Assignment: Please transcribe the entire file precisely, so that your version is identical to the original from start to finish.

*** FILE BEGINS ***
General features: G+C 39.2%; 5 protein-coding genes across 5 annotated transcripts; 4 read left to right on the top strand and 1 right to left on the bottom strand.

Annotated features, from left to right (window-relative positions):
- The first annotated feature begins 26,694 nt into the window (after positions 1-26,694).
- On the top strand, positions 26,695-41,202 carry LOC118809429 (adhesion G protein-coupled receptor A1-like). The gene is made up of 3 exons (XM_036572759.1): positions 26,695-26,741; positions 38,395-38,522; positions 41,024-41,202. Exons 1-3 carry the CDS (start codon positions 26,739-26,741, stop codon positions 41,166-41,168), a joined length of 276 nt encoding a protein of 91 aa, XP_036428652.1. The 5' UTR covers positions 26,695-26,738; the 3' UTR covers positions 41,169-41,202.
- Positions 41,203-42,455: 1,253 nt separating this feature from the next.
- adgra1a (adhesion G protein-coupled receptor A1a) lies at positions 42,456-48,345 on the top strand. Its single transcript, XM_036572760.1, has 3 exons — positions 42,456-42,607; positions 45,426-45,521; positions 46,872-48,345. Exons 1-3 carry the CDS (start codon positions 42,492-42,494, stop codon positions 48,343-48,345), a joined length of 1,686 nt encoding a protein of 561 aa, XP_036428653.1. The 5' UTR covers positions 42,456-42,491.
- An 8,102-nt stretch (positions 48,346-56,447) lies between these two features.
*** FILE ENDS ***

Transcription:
General features: G+C 39.2%; 5 protein-coding genes across 5 annotated transcripts; 4 read left to right on the top strand and 1 right to left on the bottom strand.

Annotated features, from left to right (window-relative positions):
- The first annotated feature begins 26,694 nt into the window (after positions 1-26,694).
- On the top strand, positions 26,695-41,202 carry LOC118809429 (adhesion G protein-coupled receptor A1-like). The gene is made up of 3 exons (XM_036572759.1): positions 26,695-26,741; positions 38,395-38,522; positions 41,024-41,202. Exons 1-3 carry the CDS (start codon positions 26,739-26,741, stop codon positions 41,166-41,168), a joined length of 276 nt encoding a protein of 91 aa, XP_036428652.1. The 5' UTR covers positions 26,695-26,738; the 3' UTR covers positions 41,169-41,202.
- Positions 41,203-42,455: 1,253 nt separating this feature from the next.
- adgra1a (adhesion G protein-coupled receptor A1a) lies at positions 42,456-48,345 on the top strand. Its single transcript, XM_036572760.1, has 3 exons — positions 42,456-42,607; positions 45,426-45,521; positions 46,872-48,345. Exons 1-3 carry the CDS (start codon positions 42,492-42,494, stop codon positions 48,343-48,345), a joined length of 1,686 nt encoding a protein of 561 aa, XP_036428653.1. The 5' UTR covers positions 42,456-42,491.
- An 8,102-nt stretch (positions 48,346-56,447) lies between these two features.